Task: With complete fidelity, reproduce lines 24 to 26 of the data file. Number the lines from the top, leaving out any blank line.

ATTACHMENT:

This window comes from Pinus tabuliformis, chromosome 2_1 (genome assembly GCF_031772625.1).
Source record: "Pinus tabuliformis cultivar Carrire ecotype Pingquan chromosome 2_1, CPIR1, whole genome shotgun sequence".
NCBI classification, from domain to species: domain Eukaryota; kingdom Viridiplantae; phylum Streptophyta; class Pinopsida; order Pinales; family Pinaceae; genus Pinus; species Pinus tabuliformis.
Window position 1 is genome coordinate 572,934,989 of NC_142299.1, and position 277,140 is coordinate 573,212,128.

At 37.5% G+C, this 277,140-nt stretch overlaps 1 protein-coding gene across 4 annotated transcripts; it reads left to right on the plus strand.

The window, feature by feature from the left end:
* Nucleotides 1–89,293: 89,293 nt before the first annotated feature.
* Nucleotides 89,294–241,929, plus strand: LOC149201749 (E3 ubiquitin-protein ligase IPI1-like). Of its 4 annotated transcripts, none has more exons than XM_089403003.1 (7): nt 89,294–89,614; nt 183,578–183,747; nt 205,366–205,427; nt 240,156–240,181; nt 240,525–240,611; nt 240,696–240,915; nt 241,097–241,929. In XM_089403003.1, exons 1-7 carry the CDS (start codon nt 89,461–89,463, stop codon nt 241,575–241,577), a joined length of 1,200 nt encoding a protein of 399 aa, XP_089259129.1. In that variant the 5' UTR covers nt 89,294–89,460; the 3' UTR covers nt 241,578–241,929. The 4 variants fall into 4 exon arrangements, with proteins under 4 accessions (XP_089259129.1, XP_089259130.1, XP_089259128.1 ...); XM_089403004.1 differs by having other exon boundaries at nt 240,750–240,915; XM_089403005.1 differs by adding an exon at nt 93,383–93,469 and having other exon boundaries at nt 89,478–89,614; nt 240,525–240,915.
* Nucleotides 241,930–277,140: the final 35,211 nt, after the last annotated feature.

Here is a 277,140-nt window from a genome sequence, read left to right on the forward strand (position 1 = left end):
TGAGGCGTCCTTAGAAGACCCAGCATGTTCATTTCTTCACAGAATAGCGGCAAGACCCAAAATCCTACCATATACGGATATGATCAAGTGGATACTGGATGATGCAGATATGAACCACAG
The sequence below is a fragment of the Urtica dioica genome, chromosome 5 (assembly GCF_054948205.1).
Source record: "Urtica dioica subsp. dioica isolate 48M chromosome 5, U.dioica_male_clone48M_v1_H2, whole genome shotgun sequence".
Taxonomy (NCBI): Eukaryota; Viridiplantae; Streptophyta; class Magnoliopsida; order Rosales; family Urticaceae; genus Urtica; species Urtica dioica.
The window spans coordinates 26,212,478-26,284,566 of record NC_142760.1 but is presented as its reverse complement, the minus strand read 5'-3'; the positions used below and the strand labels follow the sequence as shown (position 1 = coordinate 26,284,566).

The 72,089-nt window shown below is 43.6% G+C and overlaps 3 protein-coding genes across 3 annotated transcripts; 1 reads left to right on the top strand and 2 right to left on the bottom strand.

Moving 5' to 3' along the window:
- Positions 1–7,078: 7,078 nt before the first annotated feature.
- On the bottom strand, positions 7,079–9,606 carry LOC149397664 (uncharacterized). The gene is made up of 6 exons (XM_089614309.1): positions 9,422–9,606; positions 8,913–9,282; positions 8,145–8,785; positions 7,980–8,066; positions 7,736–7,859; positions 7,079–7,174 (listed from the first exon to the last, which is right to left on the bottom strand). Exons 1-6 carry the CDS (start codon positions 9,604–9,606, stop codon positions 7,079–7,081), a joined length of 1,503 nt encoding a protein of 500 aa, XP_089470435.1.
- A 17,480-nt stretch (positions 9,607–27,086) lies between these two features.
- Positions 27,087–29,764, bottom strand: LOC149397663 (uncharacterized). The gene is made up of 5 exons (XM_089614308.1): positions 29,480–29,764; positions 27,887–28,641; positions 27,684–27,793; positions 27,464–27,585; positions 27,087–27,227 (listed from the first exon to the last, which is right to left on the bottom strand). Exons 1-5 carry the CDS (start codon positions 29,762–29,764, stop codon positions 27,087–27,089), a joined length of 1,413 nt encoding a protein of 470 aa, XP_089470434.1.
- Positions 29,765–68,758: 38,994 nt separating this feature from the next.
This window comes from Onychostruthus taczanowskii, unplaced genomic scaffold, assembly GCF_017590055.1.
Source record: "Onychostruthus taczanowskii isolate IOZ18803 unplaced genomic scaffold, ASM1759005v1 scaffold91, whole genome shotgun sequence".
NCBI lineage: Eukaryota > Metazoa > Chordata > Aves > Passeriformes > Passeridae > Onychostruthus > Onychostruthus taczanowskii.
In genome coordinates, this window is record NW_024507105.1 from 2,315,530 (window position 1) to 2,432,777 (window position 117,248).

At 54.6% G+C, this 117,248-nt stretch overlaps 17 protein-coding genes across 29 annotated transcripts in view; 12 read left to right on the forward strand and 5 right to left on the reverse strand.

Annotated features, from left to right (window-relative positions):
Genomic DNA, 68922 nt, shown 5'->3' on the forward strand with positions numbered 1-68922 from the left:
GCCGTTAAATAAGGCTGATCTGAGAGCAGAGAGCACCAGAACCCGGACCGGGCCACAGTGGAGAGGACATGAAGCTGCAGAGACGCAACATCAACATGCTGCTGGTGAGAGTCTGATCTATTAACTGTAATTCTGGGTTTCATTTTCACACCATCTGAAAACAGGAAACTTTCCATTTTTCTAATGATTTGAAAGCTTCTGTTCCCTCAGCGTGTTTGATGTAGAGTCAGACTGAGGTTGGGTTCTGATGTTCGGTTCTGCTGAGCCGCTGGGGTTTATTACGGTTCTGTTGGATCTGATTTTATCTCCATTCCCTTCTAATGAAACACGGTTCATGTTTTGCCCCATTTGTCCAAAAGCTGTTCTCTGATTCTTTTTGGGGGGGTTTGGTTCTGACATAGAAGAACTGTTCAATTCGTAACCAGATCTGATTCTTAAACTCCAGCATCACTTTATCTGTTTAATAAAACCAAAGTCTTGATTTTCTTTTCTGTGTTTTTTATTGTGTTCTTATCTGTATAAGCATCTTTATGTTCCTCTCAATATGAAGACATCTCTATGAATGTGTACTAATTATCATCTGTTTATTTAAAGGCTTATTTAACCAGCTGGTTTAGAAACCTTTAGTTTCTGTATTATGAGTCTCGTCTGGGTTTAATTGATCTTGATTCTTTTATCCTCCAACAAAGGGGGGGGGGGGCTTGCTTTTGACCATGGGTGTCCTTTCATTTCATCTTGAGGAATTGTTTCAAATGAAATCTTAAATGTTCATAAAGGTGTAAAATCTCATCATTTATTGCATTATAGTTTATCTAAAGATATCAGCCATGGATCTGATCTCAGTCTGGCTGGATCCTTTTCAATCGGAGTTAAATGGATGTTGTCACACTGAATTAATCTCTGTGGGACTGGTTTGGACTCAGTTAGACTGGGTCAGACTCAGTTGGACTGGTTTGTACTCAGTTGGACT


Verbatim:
Source record: "Onychostruthus taczanowskii isolate IOZ18803 unplaced genomic scaffold, ASM1759005v1 scaffold91, whole genome shotgun sequence".
NCBI lineage: Eukaryota > Metazoa > Chordata > Aves > Passeriformes > Passeridae > Onychostruthus > Onychostruthus taczanowskii.
In genome coordinates, this window is record NW_024507105.1 from 2,315,530 (window position 1) to 2,432,777 (window position 117,248).